Russell has appeared in more than 100 roles, and you won’t find many shy violets or introverts among the numerous characters he’s brought to life. You imagine him charging through burning buildings to save a child as the veteran firefighter in the hit Backdraft. Or as the driven coach in Miracle who pushes his overmatched hockey team harder and harder in the 1980 Olympics to take down the mighty Soviet team in an upset for the ages. Or as the growling bounty hunter John “The Hangman” Ruth with a mustache the size of fat veal chops, in The Hateful Eight, who threatens to put a bullet in anyone who gets in his way. At this point in his career, there isn’t much Russell hasn’t done onscreen. He’s portrayed cowboys, firemen, handymen, helicopter pilots, truck drivers, coaches, cops, crooks, journalists and therapists. In the Marvel hit Guardians of the Galaxy Vol. 2 he even played a living planet (who can take human form). He brings more than a half-century of film history and audience goodwill to any role he takes on.

Kurt Russell
Russell has played an incredible range of more than 100 roles throughout his tenured career as an actor.

Russell has been bringing his own brand of confident cool to film for decades, and his fans may have trouble wrapping their heads around the notion that the perpetually youthful actor is 68. He’s spent almost 60 of those years in front of a camera, from his days as a childhood star to his modern-day films by Tarantino.

In person, Russell hums with upbeat energy. His smile is charming, and his handsome, square-jawed, leading-man mug remains boyish, though lines now encroach on those notably blue eyes that hide behind a pair of black-rimmed Oakley glasses. His thick mane of hair, more salt now than pepper, reaches down to the collar of his pink, linen shirt.

“I’m probably 15 pounds too heavy now,” he says. Despite his self-assessment, he still has the confident physicality of an athlete in repose, a nod to his days as a very talented baseball player.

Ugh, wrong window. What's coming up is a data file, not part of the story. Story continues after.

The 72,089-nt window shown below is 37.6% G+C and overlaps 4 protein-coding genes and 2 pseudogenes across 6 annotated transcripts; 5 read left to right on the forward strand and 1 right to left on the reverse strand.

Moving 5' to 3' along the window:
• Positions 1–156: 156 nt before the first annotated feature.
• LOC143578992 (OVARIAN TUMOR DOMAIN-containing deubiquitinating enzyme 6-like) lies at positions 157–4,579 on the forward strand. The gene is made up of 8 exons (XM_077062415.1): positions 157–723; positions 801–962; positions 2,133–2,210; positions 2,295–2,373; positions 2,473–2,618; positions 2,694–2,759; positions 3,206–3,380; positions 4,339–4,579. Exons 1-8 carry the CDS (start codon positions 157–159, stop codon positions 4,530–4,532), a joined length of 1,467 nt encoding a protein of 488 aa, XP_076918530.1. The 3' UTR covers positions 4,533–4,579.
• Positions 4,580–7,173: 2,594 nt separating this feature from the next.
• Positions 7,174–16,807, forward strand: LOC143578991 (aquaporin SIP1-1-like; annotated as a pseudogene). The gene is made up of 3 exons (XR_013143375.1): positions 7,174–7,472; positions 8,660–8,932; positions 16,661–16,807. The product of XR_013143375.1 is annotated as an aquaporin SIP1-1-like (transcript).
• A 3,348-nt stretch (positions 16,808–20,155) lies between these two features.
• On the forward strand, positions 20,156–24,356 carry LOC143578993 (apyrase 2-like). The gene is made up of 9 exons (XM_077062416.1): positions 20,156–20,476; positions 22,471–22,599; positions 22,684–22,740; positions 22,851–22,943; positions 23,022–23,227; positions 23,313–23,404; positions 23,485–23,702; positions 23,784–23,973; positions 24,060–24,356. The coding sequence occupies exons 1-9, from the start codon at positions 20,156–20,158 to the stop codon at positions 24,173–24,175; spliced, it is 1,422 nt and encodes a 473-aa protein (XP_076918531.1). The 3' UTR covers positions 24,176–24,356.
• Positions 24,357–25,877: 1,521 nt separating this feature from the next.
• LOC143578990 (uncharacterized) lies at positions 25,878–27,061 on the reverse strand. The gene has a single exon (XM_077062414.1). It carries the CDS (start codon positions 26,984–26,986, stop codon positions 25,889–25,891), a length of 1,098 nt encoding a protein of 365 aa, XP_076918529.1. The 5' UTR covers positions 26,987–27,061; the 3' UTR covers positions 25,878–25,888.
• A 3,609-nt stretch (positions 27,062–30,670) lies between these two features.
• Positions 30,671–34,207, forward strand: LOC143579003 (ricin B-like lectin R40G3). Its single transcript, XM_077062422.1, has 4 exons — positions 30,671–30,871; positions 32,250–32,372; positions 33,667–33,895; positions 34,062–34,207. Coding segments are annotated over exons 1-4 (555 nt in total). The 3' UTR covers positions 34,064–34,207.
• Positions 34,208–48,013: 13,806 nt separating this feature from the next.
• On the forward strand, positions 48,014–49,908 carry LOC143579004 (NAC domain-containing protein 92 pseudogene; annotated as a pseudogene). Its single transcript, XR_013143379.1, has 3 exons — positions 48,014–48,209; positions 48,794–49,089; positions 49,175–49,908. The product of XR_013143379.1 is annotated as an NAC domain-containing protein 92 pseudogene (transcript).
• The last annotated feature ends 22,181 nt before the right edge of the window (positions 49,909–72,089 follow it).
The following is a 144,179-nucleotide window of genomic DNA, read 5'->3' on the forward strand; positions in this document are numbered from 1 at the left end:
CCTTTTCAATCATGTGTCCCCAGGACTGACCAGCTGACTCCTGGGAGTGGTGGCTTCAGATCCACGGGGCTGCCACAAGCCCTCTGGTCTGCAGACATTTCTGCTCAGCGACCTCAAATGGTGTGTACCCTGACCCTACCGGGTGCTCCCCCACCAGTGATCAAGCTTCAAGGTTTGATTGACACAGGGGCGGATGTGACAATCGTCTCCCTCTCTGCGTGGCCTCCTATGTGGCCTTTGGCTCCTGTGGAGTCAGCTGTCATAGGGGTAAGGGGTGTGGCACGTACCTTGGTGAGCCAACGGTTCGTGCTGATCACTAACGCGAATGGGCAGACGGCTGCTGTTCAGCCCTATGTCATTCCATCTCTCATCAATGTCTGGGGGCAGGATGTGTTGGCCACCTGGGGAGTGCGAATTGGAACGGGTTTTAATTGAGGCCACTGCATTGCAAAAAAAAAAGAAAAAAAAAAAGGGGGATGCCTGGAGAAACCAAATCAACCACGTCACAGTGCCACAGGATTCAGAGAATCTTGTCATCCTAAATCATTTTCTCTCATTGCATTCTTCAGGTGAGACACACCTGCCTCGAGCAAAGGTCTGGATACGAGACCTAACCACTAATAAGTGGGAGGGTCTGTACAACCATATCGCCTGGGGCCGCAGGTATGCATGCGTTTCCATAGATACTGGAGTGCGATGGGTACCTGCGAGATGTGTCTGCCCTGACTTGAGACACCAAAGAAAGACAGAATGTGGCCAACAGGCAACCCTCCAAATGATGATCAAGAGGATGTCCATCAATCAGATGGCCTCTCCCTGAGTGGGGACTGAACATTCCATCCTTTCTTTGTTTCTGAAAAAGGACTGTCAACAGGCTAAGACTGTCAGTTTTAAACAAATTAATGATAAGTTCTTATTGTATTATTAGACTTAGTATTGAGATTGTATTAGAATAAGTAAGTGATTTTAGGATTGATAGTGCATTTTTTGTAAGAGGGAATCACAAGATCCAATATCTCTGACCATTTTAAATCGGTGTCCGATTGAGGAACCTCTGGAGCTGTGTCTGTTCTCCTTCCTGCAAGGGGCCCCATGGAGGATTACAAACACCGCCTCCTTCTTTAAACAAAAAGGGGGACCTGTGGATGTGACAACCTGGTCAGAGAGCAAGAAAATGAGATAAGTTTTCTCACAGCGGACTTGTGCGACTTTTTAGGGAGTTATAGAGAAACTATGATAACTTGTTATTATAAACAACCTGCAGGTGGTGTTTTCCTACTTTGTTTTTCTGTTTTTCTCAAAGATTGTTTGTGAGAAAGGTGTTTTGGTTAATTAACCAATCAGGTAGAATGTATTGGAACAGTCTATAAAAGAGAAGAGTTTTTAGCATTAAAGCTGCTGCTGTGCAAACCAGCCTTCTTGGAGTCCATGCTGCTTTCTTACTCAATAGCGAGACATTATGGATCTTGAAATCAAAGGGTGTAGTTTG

Russell is a true rarity in the world of acting: he’s been a star at every stage of his career, starting as a young boy, and he’s worked steadily and constantly, with a nearly uninterrupted body of work that continues to this day. He was the lead in a network TV show at age 13, a star of popular Disney comedies in his teens and 20s, and is still busy in film—appearing in 23 movies over the past 20 years.

“He’s the great underrated American actor,” says writer-director Ron Shelton, a longtime friend. “He’s doing some of the best work of his life right now,” Shelton says. “He doesn’t get credit for his sheer range, which is breathtaking. Just getting through the ups and downs of a long career—you look at his filmography and there’s nobody with this range of stuff. I mean, he’s played Santa Claus.” Robert Towne, the legendary writer of Chinatown, once dubbed Russell “Hollywood’s best-kept secret.”

John Carpenter, who launched Russell’s leading-man career with a string of films in the early 1980s, adds, “There’s a charisma to him. You like him immediately. That’s just who he is.”

Ron Howard, who directed Russell in Backdraft, was himself an actor trying to make the transition from childhood work to more age-appropriate roles, and understands just how difficult it is to create a nearly lifelong career as a star. “There aren’t many actors with his longevity; that’s not easy for anybody,” Howard says. “There aren’t many guys who start as kids and become leading men. He’s smart; he understands script and story. He’s chosen interesting projects and he is very choosy. When he brings his honest self to roles, he’s specific, organic and incredibly watchable. Plus he’s always been a strikingly good-looking guy.”

Kurt Russell

Russell doesn’t take himself so seriously. The number of times his characters have been turned into action figures—nine—is the kind of thing that makes him chuckle with pride. Occasionally, Russell will jump up to act out a story, such as when he mimes the false modesty of a stage actor he once saw take an extended bow, his least-favorite part about working onstage. “It was nearly impossible for me,” he says. “I find it horribly embarrassing. Just run the credits, ya know?”